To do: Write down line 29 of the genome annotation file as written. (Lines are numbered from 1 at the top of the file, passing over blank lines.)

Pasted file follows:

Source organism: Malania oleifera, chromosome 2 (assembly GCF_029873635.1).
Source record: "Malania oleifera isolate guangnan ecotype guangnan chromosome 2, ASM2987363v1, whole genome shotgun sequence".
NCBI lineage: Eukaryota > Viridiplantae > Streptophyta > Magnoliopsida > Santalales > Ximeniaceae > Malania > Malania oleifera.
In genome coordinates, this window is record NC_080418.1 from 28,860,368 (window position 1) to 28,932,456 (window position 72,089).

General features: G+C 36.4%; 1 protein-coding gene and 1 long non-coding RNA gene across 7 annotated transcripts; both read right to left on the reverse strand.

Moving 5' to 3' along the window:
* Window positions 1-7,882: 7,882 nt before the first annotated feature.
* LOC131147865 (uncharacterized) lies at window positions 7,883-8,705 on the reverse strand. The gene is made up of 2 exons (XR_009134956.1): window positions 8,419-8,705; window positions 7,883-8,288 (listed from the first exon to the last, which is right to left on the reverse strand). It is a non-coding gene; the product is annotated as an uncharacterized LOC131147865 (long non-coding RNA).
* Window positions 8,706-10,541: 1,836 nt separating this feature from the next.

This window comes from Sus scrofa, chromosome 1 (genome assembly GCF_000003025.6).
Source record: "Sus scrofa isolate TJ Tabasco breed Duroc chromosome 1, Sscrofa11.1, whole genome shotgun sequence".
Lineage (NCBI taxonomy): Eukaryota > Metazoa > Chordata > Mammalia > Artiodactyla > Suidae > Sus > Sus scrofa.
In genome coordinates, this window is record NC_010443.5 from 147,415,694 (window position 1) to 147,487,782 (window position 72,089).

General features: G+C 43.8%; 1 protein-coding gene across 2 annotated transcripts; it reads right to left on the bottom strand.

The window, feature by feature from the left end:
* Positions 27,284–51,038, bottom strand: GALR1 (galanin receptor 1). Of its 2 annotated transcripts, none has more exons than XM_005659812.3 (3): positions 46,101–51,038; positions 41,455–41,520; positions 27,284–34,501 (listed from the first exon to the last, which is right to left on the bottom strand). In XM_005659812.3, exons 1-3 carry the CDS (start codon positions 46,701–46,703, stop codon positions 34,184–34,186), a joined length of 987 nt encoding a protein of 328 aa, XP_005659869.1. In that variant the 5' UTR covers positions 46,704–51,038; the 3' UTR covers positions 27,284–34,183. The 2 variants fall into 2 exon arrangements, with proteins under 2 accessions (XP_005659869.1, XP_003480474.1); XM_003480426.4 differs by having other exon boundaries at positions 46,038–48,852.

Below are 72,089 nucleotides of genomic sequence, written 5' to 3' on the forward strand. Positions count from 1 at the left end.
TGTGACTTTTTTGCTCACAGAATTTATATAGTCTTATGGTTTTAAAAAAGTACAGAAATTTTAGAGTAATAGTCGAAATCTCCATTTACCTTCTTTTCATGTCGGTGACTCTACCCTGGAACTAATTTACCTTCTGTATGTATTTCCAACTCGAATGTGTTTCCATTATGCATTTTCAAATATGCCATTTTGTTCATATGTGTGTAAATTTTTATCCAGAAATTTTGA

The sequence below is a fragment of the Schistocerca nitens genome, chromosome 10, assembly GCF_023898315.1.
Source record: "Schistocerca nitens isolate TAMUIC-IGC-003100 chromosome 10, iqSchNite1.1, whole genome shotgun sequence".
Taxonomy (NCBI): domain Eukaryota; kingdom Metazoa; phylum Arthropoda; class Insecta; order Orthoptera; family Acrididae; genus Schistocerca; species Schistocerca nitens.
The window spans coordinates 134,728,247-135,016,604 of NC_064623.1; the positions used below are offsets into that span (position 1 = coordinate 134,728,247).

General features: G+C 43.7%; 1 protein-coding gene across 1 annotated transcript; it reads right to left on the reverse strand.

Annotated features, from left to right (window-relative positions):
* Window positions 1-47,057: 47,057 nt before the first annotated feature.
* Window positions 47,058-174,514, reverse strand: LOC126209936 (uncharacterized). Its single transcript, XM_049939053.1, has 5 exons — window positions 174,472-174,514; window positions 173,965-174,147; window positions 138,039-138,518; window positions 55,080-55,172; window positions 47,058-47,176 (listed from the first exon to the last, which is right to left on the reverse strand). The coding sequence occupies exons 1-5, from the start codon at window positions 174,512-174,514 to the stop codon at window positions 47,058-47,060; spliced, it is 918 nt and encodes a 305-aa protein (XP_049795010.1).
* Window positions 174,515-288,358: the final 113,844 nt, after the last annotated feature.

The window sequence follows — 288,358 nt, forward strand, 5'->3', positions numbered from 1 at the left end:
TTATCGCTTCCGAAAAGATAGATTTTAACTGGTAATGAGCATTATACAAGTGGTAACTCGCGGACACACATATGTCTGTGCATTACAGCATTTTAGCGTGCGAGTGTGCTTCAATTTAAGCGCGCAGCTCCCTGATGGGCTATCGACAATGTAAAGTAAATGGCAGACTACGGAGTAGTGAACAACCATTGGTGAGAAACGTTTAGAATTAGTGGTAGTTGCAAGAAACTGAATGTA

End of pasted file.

TTATCGCTTCCGAAAAGATAGATTTTAACTGGTAATGAGCATTATACAAGTGGTAACTCGCGGACACACATATGTCTGTGCATTACAGCATTTTAGCGTGCGAGTGTGCTTCAATTTAAGCGCGCAGCTCCCTGATGGGCTATCGACAATGTAAAGTAAATGGCAGACTACGGAGTAGTGAACAACCATTGGTGAGAAACGTTTAGAATTAGTGGTAGTTGCAAGAAACTGAATGTA